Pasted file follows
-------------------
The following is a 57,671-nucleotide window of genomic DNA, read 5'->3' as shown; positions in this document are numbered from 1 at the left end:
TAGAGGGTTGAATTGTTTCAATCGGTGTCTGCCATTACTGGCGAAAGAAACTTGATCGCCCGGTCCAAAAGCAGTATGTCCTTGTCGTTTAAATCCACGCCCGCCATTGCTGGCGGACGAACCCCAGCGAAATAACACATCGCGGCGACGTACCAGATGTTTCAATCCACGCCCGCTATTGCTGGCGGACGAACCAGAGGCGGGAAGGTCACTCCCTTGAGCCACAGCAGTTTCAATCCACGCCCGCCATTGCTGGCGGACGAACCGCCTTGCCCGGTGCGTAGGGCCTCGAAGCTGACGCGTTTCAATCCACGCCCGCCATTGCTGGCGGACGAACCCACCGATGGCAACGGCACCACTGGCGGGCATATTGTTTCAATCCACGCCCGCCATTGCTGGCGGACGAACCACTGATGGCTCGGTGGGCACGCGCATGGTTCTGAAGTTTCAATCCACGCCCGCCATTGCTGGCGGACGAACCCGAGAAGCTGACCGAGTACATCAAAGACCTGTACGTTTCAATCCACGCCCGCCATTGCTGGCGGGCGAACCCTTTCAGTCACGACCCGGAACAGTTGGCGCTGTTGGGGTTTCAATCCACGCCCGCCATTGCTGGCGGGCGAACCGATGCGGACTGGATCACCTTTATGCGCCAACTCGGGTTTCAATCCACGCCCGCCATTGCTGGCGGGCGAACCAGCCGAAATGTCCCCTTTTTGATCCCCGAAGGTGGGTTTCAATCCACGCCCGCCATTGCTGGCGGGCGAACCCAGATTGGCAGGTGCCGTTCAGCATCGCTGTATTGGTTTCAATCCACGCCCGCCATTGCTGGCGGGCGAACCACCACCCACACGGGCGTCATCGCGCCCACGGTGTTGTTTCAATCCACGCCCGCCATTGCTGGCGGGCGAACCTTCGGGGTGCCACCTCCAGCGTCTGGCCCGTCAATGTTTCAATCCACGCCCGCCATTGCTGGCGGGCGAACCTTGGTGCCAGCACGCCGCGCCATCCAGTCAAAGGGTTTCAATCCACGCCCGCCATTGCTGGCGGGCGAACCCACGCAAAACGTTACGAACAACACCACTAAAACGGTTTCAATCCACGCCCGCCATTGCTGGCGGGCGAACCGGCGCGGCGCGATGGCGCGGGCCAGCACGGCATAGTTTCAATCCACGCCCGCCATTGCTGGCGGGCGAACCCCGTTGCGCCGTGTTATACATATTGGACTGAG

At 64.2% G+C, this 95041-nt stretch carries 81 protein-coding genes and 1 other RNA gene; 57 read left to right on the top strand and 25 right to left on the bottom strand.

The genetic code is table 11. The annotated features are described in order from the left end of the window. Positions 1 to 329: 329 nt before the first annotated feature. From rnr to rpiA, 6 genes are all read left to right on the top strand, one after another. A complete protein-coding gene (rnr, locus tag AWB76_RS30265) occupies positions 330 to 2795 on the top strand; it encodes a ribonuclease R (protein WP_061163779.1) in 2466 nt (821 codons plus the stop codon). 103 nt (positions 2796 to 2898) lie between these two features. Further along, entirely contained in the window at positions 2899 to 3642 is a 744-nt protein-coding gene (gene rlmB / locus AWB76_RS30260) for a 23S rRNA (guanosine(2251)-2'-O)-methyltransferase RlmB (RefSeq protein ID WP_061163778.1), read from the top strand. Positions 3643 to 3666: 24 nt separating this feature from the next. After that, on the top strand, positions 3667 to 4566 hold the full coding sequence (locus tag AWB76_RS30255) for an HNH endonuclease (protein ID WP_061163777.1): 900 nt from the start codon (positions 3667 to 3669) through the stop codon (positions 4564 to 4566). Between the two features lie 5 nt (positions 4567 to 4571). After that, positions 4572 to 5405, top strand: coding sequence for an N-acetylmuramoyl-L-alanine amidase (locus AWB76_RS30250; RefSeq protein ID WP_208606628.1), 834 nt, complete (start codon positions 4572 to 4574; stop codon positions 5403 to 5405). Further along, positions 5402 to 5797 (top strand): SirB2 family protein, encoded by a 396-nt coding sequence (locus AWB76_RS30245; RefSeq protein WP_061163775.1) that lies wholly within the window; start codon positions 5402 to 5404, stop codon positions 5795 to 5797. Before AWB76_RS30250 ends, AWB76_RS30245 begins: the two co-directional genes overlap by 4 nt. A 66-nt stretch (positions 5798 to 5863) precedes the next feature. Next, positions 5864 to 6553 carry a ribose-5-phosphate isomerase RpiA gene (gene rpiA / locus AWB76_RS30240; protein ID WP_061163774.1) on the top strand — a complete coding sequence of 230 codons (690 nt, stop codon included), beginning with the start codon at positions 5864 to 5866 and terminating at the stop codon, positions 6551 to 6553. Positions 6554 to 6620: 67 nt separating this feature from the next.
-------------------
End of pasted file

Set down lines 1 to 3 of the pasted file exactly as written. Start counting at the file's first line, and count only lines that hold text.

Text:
The following is a 57,671-nucleotide window of genomic DNA, read 5'->3' as shown; positions in this document are numbered from 1 at the left end:
TAGAGGGTTGAATTGTTTCAATCGGTGTCTGCCATTACTGGCGAAAGAAACTTGATCGCCCGGTCCAAAAGCAGTATGTCCTTGTCGTTTAAATCCACGCCCGCCATTGCTGGCGGACGAACCCCAGCGAAATAACACATCGCGGCGACGTACCAGATGTTTCAATCCACGCCCGCTATTGCTGGCGGACGAACCAGAGGCGGGAAGGTCACTCCCTTGAGCCACAGCAGTTTCAATCCACGCCCGCCATTGCTGGCGGACGAACCGCCTTGCCCGGTGCGTAGGGCCTCGAAGCTGACGCGTTTCAATCCACGCCCGCCATTGCTGGCGGACGAACCCACCGATGGCAACGGCACCACTGGCGGGCATATTGTTTCAATCCACGCCCGCCATTGCTGGCGGACGAACCACTGATGGCTCGGTGGGCACGCGCATGGTTCTGAAGTTTCAATCCACGCCCGCCATTGCTGGCGGACGAACCCGAGAAGCTGACCGAGTACATCAAAGACCTGTACGTTTCAATCCACGCCCGCCATTGCTGGCGGGCGAACCCTTTCAGTCACGACCCGGAACAGTTGGCGCTGTTGGGGTTTCAATCCACGCCCGCCATTGCTGGCGGGCGAACCGATGCGGACTGGATCACCTTTATGCGCCAACTCGGGTTTCAATCCACGCCCGCCATTGCTGGCGGGCGAACCAGCCGAAATGTCCCCTTTTTGATCCCCGAAGGTGGGTTTCAATCCACGCCCGCCATTGCTGGCGGGCGAACCCAGATTGGCAGGTGCCGTTCAGCATCGCTGTATTGGTTTCAATCCACGCCCGCCATTGCTGGCGGGCGAACCACCACCCACACGGGCGTCATCGCGCCCACGGTGTTGTTTCAATCCACGCCCGCCATTGCTGGCGGGCGAACCTTCGGGGTGCCACCTCCAGCGTCTGGCCCGTCAATGTTTCAATCCACGCCCGCCATTGCTGGCGGGCGAACCTTGGTGCCAGCACGCCGCGCCATCCAGTCAAAGGGTTTCAATCCACGCCCGCCATTGCTGGCGGGCGAACCCACGCAAAACGTTACGAACAACACCACTAAAACGGTTTCAATCCACGCCCGCCATTGCTGGCGGGCGAACCGGCGCGGCGCGATGGCGCGGGCCAGCACGGCATAGTTTCAATCCACGCCCGCCATTGCTGGCGGGCGAACCCCGTTGCGCCGTGTTATACATATTGGACTGAG

At 64.2% G+C, this 95041-nt stretch carries 81 protein-coding genes and 1 other RNA gene; 57 read left to right on the top strand and 25 right to left on the bottom strand.